Play Minit to Win It: Minit Review
Minit is a cool black and white top down game. In it, you play as Minit, who only has a minute to live. Throughout the game, you collect items that allow you to access more parts of the map. I know what you’re thinking: “Items that let you access more parts of the map? That sounds like a Metroidvania!” But hold on, there’s more to Metroidvanias than that. So, is Minit a Metroidvania?
Before we answer that question, let’s get the basics out of the way. The graphics are very simple, but well animated. They very clearly and concisely explain what is going on. The visual communication of this game is very good. The music sets the mood very nicely and fits very well into a game where you’re always rushing around to get things done in time. The sound effects also very helpfully communicate what is going on.
The controls are very simple, but very elegant. You have the standard movement controls, and then one button to activate your currently equipped item. You also have one button for manually resetting your time, so you don’t have to wait those extra 27 seconds before starting a new run from your house.
Talking to NPCs is easy. You just walk up to them and they start talking, no button presses necessary. This is made easier by the fact that they don’t lock you into position when someone is talking to you. When you walk away, they stop talking. The only downside to this is that sometimes the NPC dialogue boxes take up screen space that you need to figure out what you’re doing.
What you’re doing throughout most of the game is collecting items to access new areas. A lot of these items are merely keys, like the flashlight and the literal lighthouse key. However, some of these items actually do change the way you play the game.
Note: The rest of this review was written over a year after playing the game.
For example, the very first item you pick up, the sword, not only changes how you play the game, but also abruptly upends Minit’s life entirely. It allows Minit to cut through bushes, but also severely cuts Minit’s life short. After 1 minute elapses, the sword sends Minit back to their spawn. This is the main gameplay mechanic of this game.
Because you only have a limited time to live, you have a limited distance you can cover. To solve this, and allow you to access more areas, Minit can find beds and other resting areas that become the new spawn point, allowing you to start the cycle further along.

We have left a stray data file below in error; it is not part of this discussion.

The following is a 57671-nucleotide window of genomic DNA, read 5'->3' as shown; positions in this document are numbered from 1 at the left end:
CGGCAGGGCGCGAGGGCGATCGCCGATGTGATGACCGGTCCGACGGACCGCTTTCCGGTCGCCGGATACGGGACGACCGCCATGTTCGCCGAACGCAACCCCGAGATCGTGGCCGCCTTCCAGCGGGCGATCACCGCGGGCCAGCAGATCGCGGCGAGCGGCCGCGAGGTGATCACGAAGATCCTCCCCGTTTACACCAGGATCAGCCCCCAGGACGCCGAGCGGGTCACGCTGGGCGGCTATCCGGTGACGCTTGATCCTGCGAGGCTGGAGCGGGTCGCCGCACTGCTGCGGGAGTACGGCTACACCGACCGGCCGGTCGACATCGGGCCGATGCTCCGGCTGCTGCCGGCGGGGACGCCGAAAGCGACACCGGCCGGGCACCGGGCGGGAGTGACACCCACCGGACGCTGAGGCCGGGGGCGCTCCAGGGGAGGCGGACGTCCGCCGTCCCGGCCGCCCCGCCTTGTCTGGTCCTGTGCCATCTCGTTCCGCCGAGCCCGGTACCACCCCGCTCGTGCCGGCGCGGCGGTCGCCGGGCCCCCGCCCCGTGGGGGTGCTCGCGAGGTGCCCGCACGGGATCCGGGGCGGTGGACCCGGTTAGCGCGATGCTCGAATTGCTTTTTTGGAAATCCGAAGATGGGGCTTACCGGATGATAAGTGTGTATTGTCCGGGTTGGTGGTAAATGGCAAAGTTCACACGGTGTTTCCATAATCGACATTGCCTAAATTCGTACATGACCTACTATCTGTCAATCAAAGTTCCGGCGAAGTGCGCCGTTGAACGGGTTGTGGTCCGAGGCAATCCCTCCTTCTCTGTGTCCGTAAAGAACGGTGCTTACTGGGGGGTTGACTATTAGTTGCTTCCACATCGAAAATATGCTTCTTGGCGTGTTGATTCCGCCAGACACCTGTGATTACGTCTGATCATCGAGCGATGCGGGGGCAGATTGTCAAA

But even this is insufficient, as there are areas like the vast desert that stretch out indefinitely. An area like this with no invisible walls, conveniently placed unclimbable mountains, or skyboxes with ceilings can only exist in a game where time is limited. The time limit allows the area to be limitless because the player can’t actually travel to infinity before time runs out.
Unless they have the boots. The boots allow Minit to run even faster, gaining them access to more parts of the game than previously possible. They’re basically like a permanent run button, and this ability is even more impactful in a game where every cycle is a speedrun, even for casual players. They still don’t let infinitely explore the desert, tho.
So Minit has at least two items you get that allow access to new areas, change the way you play the game, and are necessary to beat the game. In addition, it has one open interconnected world that allows you to use them to their fullest potential. I’d say that qualifies as a Metroidvania.
Overall, I’d say it’s a fun little game. The time looping mechanic is very unique and very rare. Not many games have this mechanic. One reason is because it’s viewed as a negative to many. This mechanic forces the player to lose progress on a regular basis, even when the player does nothing wrong. However, Minit reduces this problem with forward spawn points, persistent item collection, and a manual reset cycle button.
Despite its perception, it’s honestly a mechanic I look forward to seeing more of in the future. This one limitation provides a unique solution to some other game design problems. One such problem is that of unnatural NPC dialogue. Ever talk to an NPC after they’ve got done talking, and find that they say the same thing over and over on repeat? It’s rather unnatural, but we’ve gotten so used to it as gamers, that we don’t even bat an eye. Yet if someone did that in real life, it’d be eerie. The main reason developers do this is because having an AI system that can generate appropriate responses is prohibitively expensive, and handcrafting infinite dialogue for each character is impractical. This is where time loops come in. By imposing a time limit, that NPC can’t talk forever. Now, instead of repeating the same line, or talking forever, the cycle interrupts the NPC, preserving the illusion that the NPC is a living breathing character. Minit takes full advantage of this. One of the very first NPCs you meet will literally talk to you all day. But of course, they can’t, because the day ends before then. Something like this wouldn’t work in other games. This is one problem in particular that time loops solve, and is part of the genius of Minit.
Minit is a fun little metroidvania. It has items that act as abilities and influence the core mechanic of the game. It fully utilizes its time loop mechanic and plays off of it in interesting ways. I enjoyed every minit of it.